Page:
self._device_ids = device_ids
        self._keepalive = keepalive

        self._connected = False
        # creating a lock for the above var for thread-safe reasons
        self._lock = Lock()

        super(StateServer, self).__init__()

    def connect(self):
        logger.info('connecting...')
        self.username_pw_set(self._settings['user'], self._settings['pass'])

        super(StateServer, self).connect(self._settings['host'],
                                         self._settings['port'],
                                         keepalive=self._keepalive)
        self.loop_start()

        while True:

            with self._lock:
                if self._connected:
                    break

            sleep(1)

    def disconnect(self):
        logger.info('disconnecting...')
        with self._lock:
            # if already disconnected, don't do anything
            if not self._connected:
                return

        super(StateServer, self).disconnect()

    # BELOW WE OVERRIDE CALLBACK FUNCTIONS

    def on_connect(self, client, userdata, flags, rc):
        # successful connection
        if rc == 0:
            logger.info('successful connection')

            # ... set all device states to 'disconnected' ...

            # subscribe to all state channels
            self.subscribe('states/#', qos=2)

            # ping all devices to see if they are connected
            for device_id in self._device_ids:
                logger.info('pinging device: {}'.format(device_id))
                self.publish('pings/{d_id}'.format(d_id=device_id), '', qos=2)

            with self._lock:
                self._connected = True

    def on_disconnect(self, client, userdata, rc):
        logger.info('disconnected')
        with self._lock:
            self._connected = False

    def on_message(self, client, userdata, msg):
        topic_prefix, device_id = msg.topic.split('/')

        if topic_prefix == 'states':
            state = msg.payload

            logger.info('received new state: `{}` for device with id: `{}`'.format(state, device_id))

            # ... set new state for device with above device_id ...

if __name__ == '__main__':

    settings = {
        'host': 'localhost',
        'port': 1883,
        'user': '',
        'pass': '',
    }

    state_server = StateServer(settings, device_ids=[0])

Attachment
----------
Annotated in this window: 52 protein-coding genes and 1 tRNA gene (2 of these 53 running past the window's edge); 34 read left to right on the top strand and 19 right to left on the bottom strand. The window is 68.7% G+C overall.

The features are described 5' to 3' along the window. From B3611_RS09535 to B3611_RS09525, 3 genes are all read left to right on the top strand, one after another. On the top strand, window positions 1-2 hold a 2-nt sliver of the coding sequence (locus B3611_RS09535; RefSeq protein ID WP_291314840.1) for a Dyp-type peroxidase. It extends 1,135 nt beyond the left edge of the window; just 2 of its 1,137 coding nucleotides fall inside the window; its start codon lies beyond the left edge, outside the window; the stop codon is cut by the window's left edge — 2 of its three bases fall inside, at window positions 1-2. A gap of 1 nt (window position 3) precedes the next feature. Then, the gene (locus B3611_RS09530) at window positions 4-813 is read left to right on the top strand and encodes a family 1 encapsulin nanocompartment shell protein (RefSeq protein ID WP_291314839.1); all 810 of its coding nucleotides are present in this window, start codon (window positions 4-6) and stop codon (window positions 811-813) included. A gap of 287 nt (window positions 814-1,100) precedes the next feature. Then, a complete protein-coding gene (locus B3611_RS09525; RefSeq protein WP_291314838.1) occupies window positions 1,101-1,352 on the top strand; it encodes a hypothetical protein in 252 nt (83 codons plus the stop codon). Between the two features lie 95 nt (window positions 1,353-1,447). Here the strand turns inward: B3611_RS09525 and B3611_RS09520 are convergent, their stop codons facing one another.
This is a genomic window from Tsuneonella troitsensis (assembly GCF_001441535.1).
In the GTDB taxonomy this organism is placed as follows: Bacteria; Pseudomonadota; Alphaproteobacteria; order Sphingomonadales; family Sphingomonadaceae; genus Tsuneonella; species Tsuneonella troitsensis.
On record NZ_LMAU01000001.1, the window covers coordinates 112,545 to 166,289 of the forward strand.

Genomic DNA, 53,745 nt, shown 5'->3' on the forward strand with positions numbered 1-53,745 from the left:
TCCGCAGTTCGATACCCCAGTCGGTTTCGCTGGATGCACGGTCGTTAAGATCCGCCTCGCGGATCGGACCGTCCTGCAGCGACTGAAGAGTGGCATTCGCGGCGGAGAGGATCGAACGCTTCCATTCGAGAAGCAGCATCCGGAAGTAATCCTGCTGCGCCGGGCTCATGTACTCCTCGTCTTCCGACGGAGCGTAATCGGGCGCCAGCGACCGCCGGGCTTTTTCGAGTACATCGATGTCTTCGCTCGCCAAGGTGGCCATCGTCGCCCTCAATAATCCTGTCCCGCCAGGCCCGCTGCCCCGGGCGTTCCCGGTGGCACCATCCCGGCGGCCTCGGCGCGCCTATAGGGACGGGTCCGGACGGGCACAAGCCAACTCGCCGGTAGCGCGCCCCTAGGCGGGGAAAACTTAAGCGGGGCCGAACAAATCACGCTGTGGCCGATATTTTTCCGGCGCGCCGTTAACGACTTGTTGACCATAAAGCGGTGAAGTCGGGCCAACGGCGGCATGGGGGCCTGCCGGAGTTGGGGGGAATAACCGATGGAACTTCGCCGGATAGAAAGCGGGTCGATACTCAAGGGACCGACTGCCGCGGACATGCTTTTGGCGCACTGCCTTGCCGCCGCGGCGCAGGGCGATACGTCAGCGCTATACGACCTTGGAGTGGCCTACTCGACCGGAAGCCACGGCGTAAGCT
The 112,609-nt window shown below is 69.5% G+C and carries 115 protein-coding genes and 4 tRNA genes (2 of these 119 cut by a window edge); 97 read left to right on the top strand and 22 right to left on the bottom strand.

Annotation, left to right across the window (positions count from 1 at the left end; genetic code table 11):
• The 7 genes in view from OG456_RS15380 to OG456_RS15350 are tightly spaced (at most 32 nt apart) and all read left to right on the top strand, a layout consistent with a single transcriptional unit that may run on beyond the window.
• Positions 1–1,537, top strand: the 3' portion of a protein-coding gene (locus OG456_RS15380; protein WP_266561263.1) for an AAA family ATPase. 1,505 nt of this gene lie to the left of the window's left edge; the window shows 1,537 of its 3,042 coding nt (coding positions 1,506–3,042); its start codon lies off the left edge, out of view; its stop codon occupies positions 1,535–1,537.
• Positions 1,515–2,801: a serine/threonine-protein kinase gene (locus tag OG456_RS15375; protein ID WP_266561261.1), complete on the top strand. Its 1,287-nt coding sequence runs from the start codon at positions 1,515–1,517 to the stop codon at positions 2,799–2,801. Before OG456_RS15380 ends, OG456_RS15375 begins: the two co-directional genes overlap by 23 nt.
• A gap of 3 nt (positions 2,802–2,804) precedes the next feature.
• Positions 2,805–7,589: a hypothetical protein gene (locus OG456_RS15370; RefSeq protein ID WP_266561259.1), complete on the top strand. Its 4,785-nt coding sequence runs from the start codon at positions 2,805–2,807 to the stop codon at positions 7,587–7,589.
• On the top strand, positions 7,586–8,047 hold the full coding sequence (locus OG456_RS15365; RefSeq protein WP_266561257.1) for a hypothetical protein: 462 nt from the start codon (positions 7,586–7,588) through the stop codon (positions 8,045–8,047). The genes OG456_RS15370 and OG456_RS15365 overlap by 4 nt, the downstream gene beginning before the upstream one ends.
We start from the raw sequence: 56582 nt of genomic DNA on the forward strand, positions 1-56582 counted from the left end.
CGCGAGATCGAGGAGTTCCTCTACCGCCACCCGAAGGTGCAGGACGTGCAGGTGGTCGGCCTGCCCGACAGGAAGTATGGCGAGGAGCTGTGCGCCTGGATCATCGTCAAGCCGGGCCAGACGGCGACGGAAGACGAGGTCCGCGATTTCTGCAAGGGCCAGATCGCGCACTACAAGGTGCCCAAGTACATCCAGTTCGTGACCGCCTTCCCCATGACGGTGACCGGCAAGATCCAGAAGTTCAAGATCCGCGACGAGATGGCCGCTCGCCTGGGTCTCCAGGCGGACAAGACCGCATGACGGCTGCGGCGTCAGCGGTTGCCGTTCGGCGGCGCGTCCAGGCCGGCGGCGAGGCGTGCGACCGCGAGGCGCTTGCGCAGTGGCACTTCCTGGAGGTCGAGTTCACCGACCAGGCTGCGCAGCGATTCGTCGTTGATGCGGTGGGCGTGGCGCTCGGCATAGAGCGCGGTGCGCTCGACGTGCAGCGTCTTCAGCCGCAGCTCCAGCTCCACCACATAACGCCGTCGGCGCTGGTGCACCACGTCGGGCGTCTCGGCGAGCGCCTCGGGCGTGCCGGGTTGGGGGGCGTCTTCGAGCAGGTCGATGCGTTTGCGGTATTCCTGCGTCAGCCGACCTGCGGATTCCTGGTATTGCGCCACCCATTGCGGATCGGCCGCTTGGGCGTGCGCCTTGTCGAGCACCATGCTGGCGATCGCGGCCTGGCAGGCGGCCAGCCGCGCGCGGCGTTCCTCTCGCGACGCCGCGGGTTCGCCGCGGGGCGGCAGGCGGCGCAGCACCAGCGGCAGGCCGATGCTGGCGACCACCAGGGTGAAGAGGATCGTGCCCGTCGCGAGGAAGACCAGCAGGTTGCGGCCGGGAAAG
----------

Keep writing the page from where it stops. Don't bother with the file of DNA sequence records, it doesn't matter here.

state_server.connect()

    while True:

        # ... replace sleeping below with doing some useful work ...
        logger.info('sleeping for 1 sec')
        sleep(1)

Now, let’s examine what happens in the following scenarios:

Broker is up and running – State server is up and running – Device just boots up

When the device boots up it tries to connect with the broker. As soon as connection is established the on_connect callback is executed and the new state (connected) is published and stored in the state server.

Broker is up and running – State server just boots up – Device is up and running

Initially, when the state server boots up it sets all device states to unknown and tries to connect with the broker. As soon as connection is established the on_connect callback is executed. In the callback function, the server sets all device states to disconnected before pinging them. All connected devices respond and the server sets their state to connected.

Broker goes down and later up again – State server is up and running – Device is up and running

When the broker goes down the devices and the state server constantly try to reconnect with the broker. As soon as the broker is up again and connections are established, the two entities try to communicate. The device informs the server for its connected state. At the same time the server pings the devices to send their state. In case one of the two entities is faster to establish connection with the broker, the delayed one will miss the state update or the ping. Nevertheless, the delayed entity will advertise or ping once it connects so there is no way of having inconsistencies in the state server.

Summing up

In this article we covered the topic of monitoring the connection states of IoT devices which employ MQTT as the messaging protocol. We presented the different device states our application is interested in tracking. After that, we listed the MQTT version 3.1 features of the protocol we employ in our solution. Lastly, we showed the code which implements our state-monitoring solution which essentially takes advantage of an already existing heartbeat mechanism integrated in MQTT/TCP. Our solution allowed us to write less code, detect state changes faster and consume less resources than a typical heartbeat protocol.



References

https://public.dhe.ibm.com/software/dw/webservices/ws-mqtt/mqtt-v3r1.html
https://www.ibm.com/support/knowledgecenter/en/SSFKSJ_9.0.0/com.ibm.mq.dev.doc/q029090_.htm
https://stackoverflow.com/questions/17270863/mqtt-what-is-the-purpose-or-usage-of-last-will-testament
http://blog.stephencleary.com/2009/05/detection-of-half-open-dropped.html